The Evangelical Church needs to return to the timeless truth of the Gospel instead of running after size and influence by appealing to consumers. America will have to return to creating ideas and addressing issues related to how to best live on this planet instead of just consuming stuff. The Church can speak into that if we return to reflecting the image of the Creator. God really can speak into this environment if we understand the gospel makes all things new. As America recovers from its half-century binge of overindulgence and becomes leaner and more productive, the Church, fueled by the gospel, can actually be a part of this transformation.
We can also minister to the millions that will be left behind in this purge. Millions and millions of Americans have bought into the lie of the American Dream and they are in no position to transition out of its dying grasp. Their jobs are tied to industries that are disappearing and they have sunk their life savings into homes that are losing value. Their investment is going, going, gone as is their hope for the future. What will the Church of Jesus Christ offer to millions of people who have lost their hope?
We must first make sure that our hearts are pure and that we have forsaken the things of this world. If the Church is eaten up with hopelessness because our housing values and 401k's have dropped, then what can we offer the world? We must get our heads out of the sand and realize that God is our hope and identity, not our jobs, our homes, or our fading standard of living. If we do not have that hope ourselves, then what will we offer to others?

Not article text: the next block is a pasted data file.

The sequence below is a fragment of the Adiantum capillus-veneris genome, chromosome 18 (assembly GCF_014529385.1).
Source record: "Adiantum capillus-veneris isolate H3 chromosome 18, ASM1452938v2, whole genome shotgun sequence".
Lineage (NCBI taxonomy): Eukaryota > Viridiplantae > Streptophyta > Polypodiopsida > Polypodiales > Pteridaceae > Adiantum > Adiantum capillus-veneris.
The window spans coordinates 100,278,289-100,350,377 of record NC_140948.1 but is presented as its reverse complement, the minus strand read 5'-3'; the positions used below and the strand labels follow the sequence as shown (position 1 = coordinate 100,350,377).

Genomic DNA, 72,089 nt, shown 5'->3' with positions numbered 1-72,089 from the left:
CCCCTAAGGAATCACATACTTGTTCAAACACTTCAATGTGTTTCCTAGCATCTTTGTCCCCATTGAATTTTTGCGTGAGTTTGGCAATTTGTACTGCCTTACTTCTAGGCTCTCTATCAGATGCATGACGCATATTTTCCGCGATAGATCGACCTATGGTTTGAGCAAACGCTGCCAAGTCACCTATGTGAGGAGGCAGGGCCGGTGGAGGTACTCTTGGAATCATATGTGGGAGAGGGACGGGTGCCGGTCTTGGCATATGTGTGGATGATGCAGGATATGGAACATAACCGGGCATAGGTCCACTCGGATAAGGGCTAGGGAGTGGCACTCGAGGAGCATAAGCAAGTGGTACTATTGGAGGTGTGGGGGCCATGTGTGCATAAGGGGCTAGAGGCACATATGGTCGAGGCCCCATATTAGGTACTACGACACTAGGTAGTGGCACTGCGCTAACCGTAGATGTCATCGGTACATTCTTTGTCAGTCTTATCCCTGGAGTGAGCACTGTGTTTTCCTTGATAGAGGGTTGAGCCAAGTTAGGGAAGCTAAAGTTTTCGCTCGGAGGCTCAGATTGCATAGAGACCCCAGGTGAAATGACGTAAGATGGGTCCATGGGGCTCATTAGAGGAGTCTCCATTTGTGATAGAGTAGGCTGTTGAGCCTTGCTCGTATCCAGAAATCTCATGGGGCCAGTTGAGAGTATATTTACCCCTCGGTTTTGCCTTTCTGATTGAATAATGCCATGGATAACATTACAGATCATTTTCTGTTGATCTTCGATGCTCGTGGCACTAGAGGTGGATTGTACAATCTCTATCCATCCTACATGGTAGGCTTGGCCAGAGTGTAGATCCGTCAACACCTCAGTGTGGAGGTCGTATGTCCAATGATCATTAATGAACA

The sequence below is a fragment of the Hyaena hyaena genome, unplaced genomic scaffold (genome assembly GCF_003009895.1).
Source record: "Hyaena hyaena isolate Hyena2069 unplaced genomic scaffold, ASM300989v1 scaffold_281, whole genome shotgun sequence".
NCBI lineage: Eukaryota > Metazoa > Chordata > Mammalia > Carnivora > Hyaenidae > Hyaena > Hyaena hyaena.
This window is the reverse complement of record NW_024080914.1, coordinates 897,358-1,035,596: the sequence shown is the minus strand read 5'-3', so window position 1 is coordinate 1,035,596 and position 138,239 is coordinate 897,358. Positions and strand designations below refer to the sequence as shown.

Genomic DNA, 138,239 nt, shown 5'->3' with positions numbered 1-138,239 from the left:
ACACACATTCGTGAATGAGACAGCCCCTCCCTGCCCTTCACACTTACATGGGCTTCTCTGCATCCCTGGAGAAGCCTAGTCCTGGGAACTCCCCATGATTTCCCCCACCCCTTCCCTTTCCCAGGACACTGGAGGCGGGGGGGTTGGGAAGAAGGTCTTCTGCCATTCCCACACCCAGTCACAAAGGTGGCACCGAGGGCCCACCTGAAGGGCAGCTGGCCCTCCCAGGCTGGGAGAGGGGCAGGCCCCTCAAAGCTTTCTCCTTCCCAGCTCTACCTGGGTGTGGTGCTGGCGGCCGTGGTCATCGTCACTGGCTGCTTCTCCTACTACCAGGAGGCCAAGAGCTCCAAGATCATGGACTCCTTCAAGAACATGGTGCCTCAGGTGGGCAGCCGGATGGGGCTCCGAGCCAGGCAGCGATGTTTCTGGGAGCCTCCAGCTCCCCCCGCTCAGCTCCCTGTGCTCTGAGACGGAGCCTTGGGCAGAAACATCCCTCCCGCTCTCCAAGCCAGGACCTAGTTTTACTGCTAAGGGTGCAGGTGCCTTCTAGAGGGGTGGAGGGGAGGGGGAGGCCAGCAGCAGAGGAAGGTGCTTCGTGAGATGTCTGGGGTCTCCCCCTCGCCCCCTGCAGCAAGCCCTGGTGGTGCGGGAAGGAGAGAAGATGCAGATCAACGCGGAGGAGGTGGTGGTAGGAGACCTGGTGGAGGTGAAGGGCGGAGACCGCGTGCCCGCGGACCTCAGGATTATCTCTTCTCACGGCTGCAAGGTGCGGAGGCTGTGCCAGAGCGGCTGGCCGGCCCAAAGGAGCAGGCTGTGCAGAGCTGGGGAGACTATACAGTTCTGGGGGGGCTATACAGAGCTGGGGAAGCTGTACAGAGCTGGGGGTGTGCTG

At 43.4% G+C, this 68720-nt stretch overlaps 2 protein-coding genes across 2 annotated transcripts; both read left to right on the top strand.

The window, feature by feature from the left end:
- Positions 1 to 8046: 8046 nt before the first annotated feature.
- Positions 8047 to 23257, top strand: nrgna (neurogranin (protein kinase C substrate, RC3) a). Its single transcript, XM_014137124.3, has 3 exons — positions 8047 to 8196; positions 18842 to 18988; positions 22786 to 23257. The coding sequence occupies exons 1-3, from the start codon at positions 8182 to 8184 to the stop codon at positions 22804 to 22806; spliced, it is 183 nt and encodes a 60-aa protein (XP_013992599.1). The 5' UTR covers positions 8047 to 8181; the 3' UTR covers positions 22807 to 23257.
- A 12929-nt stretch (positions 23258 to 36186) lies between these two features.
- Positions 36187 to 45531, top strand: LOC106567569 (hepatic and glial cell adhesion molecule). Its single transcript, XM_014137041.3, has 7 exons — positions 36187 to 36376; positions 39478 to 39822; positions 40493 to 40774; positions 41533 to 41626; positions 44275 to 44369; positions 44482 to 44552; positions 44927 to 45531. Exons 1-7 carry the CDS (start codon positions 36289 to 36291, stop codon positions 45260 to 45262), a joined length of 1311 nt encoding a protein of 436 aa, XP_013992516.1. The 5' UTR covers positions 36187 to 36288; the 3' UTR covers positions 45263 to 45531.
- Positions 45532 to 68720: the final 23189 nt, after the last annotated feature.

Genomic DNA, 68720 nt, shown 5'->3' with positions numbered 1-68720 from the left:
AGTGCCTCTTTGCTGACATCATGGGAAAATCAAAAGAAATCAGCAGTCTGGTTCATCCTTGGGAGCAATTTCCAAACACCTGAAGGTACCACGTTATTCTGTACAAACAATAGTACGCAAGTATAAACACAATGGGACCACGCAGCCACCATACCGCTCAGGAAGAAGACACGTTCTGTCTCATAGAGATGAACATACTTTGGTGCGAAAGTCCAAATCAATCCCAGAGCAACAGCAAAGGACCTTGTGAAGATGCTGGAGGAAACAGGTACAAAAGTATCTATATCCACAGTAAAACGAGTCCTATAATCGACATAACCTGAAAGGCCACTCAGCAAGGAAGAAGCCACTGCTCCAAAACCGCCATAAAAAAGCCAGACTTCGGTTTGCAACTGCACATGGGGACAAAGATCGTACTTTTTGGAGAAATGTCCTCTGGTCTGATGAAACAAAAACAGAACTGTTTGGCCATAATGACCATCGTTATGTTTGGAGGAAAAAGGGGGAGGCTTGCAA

We have been praying for revival in America for many years. With great disruption and loss comes spiritual openness. People who are losing everything need Someone to cling to. When all the idols of the world have failed them, will they finally turn to the Lord God? Many, perhaps most, will not. They will look for new idols. But, as the gospel is faithfully proclaimed, millions will.
All that we have is a few loaves and fish at this point. But, the masses are hungry and looking for answers. We can do little on our own. We, ourselves, are hungry and are being depleted by the ravages of this crisis. But, if we offer what we have up to Jesus, He will multiply it and many will be fed. He is the Bread of Life. He is the Living Water. It is hard for the rich to enter heaven and we have been oh so rich. As we become poorer because the wealth of this world has failed us, we will begin to turn to God.
That is my prayer. I sense that an amazing window of opportunity is opening for the Church to be the Church. Over the past 10 years, God has impressed upon us the truths of Isaiah 58 and how we are to minister to the poor and be missional in our mindset because God is a missional God. Were the lessons that the church learned during the relief work for Hurricane Katrina to prepare us for this kind of ministry? Could it all be for such a time as this? Could the window of opportunity for an amazing outpouring of the Holy Spirit be opening for the Church that still clings to Jesus as our only hope? I think so.
How many of us will respond? The answer to that lies in how many of us cling to Christ alone. He is not defeated or surprised by this. Jesus is enough.